What is one piece of advice you can give OPT IV students as they prepare to graduate and begin their optometric careers?

Please don’t rush your decision making over the next several years. You may think you want to practice optometry a certain way when you graduate, but your mind may be changed when you actually do it on a regular basis. I’ve worked in retail optometry, private practice and with ophthalmology over my past 15 years. There are positives and negatives in any setting, but you have to find what works for you (and your family).

DR. HAMILTON’'S OHIO STATE EXPERIENCE

What were your most memorable moments at Ohio State?

I was fortunate enough to attend several AOA and AOSA national conferences during my time. We always seemed to have a fun time in different cities.

Football weekends were always great. Our campus is an amazing place in the fall on football Saturdays. Many family and friends came to visit for games and everyone left with a new appreciation for The Ohio State University football.

Some of the best times were simply part of the grind of an optometry student: Meeting classmates to study or for a study break, celebrating at Migg’s after a tough test, or going for a run to take your mind off of the upcoming finals.

What do Ohio State and the College of Optometry mean to you and your family?

I’ve been blessed to be a part of a profession that allows me to help others regularly, but I also have the flexibility to be there whenever my family needs me. My wife and three children are all “Buckeyes” even if we don’t live in Ohio- one visit to the Horseshoe is all it takes to become a fan for life. All of my children have used a Brutus stuffed toy to sleep with at one time or another (currently my daughter is keeping him in her bed).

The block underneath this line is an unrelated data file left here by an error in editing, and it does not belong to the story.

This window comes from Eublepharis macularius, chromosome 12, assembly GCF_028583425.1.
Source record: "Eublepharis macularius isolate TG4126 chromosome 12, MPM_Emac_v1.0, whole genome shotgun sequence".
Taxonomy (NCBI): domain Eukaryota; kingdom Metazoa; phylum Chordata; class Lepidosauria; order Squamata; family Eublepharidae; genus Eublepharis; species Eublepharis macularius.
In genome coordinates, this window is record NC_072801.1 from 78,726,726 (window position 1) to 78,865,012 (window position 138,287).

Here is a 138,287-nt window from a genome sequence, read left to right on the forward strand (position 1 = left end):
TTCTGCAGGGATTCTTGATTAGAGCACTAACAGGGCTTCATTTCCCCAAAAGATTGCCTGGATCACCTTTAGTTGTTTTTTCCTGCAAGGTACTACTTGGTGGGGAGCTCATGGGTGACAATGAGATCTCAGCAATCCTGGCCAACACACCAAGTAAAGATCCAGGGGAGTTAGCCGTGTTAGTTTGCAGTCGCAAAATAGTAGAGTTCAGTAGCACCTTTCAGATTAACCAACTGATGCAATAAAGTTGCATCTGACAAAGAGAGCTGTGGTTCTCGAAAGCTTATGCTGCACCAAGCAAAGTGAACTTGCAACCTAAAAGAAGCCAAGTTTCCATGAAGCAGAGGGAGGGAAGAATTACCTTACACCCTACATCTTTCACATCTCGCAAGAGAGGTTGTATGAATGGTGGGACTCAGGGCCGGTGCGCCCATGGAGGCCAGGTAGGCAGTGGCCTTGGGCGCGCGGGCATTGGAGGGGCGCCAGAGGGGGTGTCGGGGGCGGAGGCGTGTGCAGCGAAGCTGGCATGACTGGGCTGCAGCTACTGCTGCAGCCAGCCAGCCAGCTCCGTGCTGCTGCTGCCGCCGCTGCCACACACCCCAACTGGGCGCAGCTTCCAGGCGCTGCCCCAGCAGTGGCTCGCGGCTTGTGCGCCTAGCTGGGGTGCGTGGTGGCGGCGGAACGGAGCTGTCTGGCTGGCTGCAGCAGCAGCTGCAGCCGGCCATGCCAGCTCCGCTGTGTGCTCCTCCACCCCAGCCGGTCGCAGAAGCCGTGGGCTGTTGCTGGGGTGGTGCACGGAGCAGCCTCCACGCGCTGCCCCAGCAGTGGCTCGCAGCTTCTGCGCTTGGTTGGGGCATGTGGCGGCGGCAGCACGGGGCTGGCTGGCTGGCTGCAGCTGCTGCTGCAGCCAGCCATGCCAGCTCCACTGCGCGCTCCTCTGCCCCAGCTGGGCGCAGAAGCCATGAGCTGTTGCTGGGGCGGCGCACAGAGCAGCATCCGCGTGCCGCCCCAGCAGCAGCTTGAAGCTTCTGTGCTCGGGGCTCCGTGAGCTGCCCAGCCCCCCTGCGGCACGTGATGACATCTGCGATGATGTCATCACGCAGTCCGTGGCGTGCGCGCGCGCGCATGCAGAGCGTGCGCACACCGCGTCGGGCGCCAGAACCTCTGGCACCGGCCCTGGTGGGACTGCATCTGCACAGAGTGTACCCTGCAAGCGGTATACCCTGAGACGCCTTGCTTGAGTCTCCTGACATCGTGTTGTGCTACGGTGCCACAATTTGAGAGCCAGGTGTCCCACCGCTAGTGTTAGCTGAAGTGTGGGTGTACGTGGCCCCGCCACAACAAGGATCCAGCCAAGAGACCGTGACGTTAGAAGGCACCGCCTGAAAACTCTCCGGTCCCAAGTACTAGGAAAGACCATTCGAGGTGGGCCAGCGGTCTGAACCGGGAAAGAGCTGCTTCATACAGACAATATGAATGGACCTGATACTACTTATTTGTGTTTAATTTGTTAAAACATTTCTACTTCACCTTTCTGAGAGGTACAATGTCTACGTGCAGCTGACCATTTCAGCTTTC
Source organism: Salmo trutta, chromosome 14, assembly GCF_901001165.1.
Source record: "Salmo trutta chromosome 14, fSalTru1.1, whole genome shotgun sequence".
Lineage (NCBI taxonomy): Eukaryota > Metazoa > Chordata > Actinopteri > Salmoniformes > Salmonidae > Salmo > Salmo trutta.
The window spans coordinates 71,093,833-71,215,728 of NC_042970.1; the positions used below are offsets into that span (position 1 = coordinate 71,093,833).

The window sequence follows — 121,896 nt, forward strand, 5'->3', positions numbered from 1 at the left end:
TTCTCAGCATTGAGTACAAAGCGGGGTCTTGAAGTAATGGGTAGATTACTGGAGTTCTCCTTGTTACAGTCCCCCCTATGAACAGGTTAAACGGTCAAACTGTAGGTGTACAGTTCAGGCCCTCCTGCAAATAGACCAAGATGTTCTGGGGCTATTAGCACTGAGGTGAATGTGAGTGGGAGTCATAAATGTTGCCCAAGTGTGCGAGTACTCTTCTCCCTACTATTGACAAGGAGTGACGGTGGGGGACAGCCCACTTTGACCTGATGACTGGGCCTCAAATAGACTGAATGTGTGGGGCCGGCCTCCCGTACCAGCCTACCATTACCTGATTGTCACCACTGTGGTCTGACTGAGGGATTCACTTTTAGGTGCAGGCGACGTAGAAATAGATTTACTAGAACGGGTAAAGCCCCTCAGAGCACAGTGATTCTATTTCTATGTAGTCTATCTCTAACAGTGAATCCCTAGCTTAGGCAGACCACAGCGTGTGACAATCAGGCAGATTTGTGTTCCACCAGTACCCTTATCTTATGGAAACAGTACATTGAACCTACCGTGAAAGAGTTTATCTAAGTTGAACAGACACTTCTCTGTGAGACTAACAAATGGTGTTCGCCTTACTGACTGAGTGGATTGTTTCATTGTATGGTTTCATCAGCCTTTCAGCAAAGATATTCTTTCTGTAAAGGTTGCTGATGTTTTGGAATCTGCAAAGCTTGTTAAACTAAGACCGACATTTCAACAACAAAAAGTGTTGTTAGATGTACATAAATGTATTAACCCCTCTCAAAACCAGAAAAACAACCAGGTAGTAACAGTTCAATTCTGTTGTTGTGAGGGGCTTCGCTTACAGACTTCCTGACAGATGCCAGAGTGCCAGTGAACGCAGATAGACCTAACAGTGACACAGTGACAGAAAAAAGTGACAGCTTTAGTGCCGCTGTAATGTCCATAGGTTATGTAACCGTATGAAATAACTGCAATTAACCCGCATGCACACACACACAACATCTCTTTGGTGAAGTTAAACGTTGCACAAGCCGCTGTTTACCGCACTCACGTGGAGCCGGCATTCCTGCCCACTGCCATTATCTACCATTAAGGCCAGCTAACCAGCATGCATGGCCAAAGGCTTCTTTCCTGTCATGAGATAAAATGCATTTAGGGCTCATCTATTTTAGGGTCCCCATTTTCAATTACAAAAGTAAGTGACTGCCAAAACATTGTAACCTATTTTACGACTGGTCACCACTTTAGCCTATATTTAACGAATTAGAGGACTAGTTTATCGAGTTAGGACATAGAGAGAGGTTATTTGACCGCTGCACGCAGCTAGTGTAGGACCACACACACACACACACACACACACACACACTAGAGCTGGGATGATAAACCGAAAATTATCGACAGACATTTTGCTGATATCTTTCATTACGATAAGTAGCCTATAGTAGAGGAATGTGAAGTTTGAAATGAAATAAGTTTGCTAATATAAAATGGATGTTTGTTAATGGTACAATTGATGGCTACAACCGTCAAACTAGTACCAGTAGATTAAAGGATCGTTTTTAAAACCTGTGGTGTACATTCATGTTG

How do you stay connected with the College of Optometry?

The College of Optometry website and alumni publications are fantastic. I also try to attend a football game every year - usually during the optometry alumni weekend. Typically, my wife and I will check out the school to see the ever-changing facilities. Dean Karla Zadnik has done a great job reaching out to Buckeye ODs not living in the Columbus area, which has helped us stay connected. I’m one of the few Southwestern PA Buckeye optometrists in an area dominated by PCO grads, so it’s important for us to stay connected.

DR. HAMILTON’'S FUN FACTS

What are your current hobbies, volunteer work, interests?

Well, I’m a father to three children (7, 5, and 2 years old), so my hobbies and social life pretty much revolve around whatever they’ve got going on - and I wouldn’t have it any other way. I’ve been able to help coach baseball, and our offices sponsor several local youth teams.

What was the first concert that you attended / most recent?

My first concert was the Steve Miller Band when I was in high school. I’m not quite sure how I convinced my father it was a good idea for 10 of my friends and I to travel there by ourselves for the day.

What is your favorite outdoor activity?

The topography of southwestern Pennsylvania couldn’t’ be more different than central Ohio, so I was never a runner until I arrived in Columbus. I started running while at Ohio State and now I love it. I’ve continued to do it even though I now have to run up hills back home in PA.

If you could have a superpower, what would it be?

Fly. Seriously, Pittsburgh traffic is so ridiculous. I’d also be able to attend more Ohio State football games if I could fly.